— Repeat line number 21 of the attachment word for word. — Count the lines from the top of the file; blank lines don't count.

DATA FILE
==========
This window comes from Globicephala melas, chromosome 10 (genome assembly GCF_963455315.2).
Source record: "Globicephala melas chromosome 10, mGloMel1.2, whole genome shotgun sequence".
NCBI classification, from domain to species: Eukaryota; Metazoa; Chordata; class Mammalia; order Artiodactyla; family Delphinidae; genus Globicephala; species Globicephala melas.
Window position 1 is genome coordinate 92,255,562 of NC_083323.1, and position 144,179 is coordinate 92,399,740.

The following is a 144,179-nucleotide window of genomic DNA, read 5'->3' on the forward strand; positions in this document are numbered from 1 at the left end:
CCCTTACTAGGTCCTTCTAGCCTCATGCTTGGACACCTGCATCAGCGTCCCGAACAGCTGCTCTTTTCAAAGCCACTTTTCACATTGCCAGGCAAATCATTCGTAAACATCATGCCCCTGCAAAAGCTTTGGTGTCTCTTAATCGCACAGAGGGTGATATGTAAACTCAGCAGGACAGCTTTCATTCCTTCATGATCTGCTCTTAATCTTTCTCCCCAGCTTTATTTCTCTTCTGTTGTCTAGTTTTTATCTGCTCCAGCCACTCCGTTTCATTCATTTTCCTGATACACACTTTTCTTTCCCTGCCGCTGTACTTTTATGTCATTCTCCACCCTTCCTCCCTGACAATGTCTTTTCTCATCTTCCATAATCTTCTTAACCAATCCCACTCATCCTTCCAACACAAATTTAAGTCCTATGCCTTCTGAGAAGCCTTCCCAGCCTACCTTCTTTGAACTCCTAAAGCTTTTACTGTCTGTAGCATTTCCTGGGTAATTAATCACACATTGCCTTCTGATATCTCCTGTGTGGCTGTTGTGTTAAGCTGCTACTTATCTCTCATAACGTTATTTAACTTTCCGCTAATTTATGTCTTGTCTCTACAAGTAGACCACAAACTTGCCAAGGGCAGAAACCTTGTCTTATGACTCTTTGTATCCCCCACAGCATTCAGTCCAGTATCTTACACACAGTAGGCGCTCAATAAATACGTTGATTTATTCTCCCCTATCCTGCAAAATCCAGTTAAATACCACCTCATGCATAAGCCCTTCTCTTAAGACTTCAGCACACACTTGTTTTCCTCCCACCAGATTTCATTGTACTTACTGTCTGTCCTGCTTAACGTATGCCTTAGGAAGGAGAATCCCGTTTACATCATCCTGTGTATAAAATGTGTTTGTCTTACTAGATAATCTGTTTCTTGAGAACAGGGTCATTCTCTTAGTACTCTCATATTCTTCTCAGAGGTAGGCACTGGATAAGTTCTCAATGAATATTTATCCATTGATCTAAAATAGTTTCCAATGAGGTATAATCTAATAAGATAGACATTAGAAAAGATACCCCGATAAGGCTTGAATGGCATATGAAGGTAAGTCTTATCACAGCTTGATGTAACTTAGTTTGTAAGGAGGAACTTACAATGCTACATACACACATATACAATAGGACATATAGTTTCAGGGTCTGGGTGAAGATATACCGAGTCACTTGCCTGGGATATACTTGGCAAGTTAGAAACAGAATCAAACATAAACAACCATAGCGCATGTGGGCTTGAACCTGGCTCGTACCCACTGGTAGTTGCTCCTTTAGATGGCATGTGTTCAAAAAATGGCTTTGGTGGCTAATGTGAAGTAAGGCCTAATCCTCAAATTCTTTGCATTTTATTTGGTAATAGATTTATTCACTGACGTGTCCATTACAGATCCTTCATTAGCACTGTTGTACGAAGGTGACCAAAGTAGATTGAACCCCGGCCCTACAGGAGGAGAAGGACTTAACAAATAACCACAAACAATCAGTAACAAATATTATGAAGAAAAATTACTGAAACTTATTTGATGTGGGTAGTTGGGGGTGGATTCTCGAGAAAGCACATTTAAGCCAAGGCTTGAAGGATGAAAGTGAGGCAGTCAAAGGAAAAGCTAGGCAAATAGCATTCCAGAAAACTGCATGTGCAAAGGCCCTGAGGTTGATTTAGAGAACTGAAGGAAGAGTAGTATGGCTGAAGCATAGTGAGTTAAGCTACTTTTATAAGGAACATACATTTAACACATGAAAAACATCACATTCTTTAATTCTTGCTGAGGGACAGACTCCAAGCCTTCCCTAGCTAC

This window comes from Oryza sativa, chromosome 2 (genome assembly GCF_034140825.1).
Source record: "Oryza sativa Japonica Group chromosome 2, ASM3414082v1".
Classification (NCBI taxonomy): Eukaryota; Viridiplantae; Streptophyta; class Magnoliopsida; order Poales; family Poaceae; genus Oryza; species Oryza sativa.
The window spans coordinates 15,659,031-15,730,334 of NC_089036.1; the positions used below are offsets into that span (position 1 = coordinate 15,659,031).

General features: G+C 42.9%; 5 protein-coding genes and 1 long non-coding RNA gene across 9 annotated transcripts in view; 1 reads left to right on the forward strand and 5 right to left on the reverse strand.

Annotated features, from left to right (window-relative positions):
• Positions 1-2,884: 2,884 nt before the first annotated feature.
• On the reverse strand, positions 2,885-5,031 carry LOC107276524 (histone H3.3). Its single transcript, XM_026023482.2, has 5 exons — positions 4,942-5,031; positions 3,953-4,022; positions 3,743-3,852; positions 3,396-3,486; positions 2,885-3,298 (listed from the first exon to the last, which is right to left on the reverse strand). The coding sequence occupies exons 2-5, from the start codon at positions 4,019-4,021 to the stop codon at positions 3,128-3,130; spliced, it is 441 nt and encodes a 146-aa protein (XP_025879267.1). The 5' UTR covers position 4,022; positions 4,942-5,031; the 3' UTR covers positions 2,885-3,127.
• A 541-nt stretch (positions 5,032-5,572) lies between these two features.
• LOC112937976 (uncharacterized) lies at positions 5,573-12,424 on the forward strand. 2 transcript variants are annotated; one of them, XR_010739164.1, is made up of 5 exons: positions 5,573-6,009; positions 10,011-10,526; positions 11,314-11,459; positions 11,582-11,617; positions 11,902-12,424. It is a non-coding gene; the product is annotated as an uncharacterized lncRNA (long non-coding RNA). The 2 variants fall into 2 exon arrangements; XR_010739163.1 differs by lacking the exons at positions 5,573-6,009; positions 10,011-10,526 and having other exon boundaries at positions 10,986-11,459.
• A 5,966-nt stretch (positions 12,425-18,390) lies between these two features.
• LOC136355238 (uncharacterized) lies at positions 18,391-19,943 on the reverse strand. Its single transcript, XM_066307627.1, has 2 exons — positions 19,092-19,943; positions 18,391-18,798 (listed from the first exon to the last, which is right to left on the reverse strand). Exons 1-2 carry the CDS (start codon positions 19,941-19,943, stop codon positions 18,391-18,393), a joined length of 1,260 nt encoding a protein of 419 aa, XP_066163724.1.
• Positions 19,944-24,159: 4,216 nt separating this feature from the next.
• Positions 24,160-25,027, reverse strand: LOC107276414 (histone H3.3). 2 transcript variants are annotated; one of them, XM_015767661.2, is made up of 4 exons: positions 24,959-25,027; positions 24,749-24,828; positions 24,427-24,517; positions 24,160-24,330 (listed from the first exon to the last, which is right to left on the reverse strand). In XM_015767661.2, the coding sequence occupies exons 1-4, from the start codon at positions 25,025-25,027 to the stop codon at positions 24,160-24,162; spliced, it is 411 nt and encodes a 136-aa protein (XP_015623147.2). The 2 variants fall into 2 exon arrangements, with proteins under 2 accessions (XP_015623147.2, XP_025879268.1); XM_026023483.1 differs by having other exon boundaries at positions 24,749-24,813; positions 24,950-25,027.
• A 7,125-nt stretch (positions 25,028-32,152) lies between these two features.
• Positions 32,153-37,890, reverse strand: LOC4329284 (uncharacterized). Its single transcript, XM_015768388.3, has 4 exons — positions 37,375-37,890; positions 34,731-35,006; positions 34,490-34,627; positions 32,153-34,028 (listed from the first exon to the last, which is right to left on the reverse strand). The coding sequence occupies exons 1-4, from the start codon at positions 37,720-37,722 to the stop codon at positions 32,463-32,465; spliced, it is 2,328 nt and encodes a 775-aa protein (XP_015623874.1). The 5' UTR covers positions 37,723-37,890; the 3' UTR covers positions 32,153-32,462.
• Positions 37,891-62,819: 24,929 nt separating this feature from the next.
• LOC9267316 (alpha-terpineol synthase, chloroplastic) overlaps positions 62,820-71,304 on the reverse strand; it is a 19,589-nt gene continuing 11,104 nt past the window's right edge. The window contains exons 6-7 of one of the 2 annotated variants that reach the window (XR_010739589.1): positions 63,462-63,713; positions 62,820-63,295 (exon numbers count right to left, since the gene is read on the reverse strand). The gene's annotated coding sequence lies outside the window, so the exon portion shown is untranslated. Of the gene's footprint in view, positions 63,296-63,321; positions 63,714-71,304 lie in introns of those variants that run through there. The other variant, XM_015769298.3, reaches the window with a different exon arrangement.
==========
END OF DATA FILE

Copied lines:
• A 7,125-nt stretch (positions 25,028-32,152) lies between these two features.